January Effect and Other Stock
Market Seasonal Phenomena
Whether you already invest in stocks or are only considering this investment vehicle, you may be interested in a stock market theory called the “January Effect”. The January Effect states that each year, in December, many individual investors sell their stocks to claim a capital loss for tax reasons, which drives stock prices down. Then these same investors buy back those stocks in January, which helps drive prices back up. Another theory supporting stock price growth in January centres on the demand for buying stocks with year-end bonuses. Given that individual investors hold small-cap stocks more often than large institutional investors do, the January Effect is believed to be more influential on small-cap prices much more than larger-cap prices. Another part of the January Effect theory is that as goes January, so goes the year, and as the first five days of January go, so go January’s full-month returns.
The January Effect theory has been widely scrutinized. According to Charles Rotblut, vice president with the American Association of Individual Investors (forbes.com), in 1950-2011, the S&P 500 index started January with five-day gains 38 times (or 62% of the time). Full-year gains followed the positive starts in 33 out of those 38 years (87% of the time). When the market started a new year with a loss for the first five days of January, full-year performance was mixed. Stocks rose 12 times and fell 11 times for an average annual gain of 0.2%. Sam Stovall of S&P Capital IQ (forbes.com) says that January declines led to negative full-year performance just 56% of the time since 1945. Therefore, it appears there is a stronger correlation between positive returns in January and positive 12 month returns, than there is a negative January return indicating a negative year end returns.
We looked at the S&P 500 index’s performance over the shorter term (see the table). In the past five years, there does not seem to have been a clear pattern for January to be indicative of the whole year’s performance. In two years, the stocks continued growing after growth in January, but, in three other years, stock movements in January and over the year were opposite.
There is also an opinion that stock price growth in January has been less evident lately because market participants are too expecting of it, while more and more investors are using tax-free retirement accounts where there is no benefit to tax-loss selling in December. Arthur Hill (the ChartWatchers blog) says that the price increases on the broad market happen in April and December rather than in January, and that in December small caps outperform large caps more often. He calculated that in April and December the broad market index S&P 500 grew 75% and 74% of the time in 1994-2013; while the small caps represented by the Russell 2000 index outperformed the large-cap index S&P 100 index in December 74% of the time over the same period. This analysis supports the stock market phenomena known as Santa Claus and Easter rallies.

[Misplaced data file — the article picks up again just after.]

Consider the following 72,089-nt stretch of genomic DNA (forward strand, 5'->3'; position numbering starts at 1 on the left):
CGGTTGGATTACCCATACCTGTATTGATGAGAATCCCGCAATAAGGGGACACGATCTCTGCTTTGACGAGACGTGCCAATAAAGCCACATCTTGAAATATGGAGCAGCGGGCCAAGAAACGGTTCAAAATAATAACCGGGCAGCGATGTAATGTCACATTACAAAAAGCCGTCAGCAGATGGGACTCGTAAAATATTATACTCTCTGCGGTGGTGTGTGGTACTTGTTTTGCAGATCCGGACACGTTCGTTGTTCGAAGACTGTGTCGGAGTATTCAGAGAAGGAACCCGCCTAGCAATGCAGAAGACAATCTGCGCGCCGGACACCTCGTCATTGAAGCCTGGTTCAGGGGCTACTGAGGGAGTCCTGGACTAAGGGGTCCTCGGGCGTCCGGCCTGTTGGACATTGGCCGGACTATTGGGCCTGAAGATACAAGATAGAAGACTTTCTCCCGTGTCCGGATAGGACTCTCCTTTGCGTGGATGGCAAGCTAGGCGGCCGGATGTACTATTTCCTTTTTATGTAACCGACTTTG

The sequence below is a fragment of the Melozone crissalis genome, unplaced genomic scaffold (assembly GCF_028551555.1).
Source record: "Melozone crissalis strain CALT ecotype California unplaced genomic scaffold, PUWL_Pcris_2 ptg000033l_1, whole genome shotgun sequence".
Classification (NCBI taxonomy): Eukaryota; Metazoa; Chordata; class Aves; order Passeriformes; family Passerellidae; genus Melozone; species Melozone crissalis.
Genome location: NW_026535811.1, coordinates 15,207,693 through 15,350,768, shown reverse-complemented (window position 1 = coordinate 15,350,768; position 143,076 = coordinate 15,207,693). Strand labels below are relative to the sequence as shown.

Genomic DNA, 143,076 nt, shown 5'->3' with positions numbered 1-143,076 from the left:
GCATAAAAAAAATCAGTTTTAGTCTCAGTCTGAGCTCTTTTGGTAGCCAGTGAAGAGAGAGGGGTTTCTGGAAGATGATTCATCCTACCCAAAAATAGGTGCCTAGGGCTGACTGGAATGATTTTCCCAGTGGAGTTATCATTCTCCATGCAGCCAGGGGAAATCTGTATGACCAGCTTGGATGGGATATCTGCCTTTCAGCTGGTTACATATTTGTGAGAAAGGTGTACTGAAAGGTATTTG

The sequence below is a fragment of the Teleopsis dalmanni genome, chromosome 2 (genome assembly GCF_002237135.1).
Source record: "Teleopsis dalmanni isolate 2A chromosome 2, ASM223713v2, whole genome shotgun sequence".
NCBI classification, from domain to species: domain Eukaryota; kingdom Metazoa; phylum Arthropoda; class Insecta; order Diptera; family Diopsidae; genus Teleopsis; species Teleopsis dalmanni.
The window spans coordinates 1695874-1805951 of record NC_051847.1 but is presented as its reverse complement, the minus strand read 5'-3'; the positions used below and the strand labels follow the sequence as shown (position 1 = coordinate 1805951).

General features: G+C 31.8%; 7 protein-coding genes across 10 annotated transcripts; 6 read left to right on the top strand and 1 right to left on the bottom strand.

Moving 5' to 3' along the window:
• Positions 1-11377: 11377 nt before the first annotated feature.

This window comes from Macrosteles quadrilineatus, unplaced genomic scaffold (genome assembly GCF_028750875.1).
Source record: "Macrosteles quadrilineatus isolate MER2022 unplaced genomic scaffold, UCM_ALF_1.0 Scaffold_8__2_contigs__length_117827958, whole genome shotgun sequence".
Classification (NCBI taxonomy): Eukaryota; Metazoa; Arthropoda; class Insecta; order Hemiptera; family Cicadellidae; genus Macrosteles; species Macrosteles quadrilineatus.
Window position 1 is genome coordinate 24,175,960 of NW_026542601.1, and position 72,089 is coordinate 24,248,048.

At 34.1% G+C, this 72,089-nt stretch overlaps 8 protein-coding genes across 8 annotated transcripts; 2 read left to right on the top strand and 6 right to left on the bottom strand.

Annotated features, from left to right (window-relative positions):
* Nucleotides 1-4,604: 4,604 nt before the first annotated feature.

When focusing on small-cap stocks, the January Effect theory seems to apply. According to marketwatch.com, professors Eugene Fama and Kenneth French calculated that the smallest 10% of stocks brought a 7.9% return on average in January between 1926 and 2011. This compares to an average 0.9% return in the other 11 months. The professors found no such anomaly in larger stocks.
One can see that there are no general rules that could be applied with high probability to all stocks in any given December-January period. Moreover, fundamental macro- and micro-conditions often have much stronger effects on stocks than seasonal trends do. A good example is December 2008 - February 2009 when the S&P 500 index, instead of growing, dropped by 22% as the global financial system was in turmoil. We at Credential Securities Inc. at UCU’s Wealth Strategies Group will be happy to help you figure out how investing in stocks fits your strategy, and find particular investment opportunities.
Investment Advisor, Credential Securities Inc.
Manager, Wealth Strategies Group
Ukrainian Credit Union
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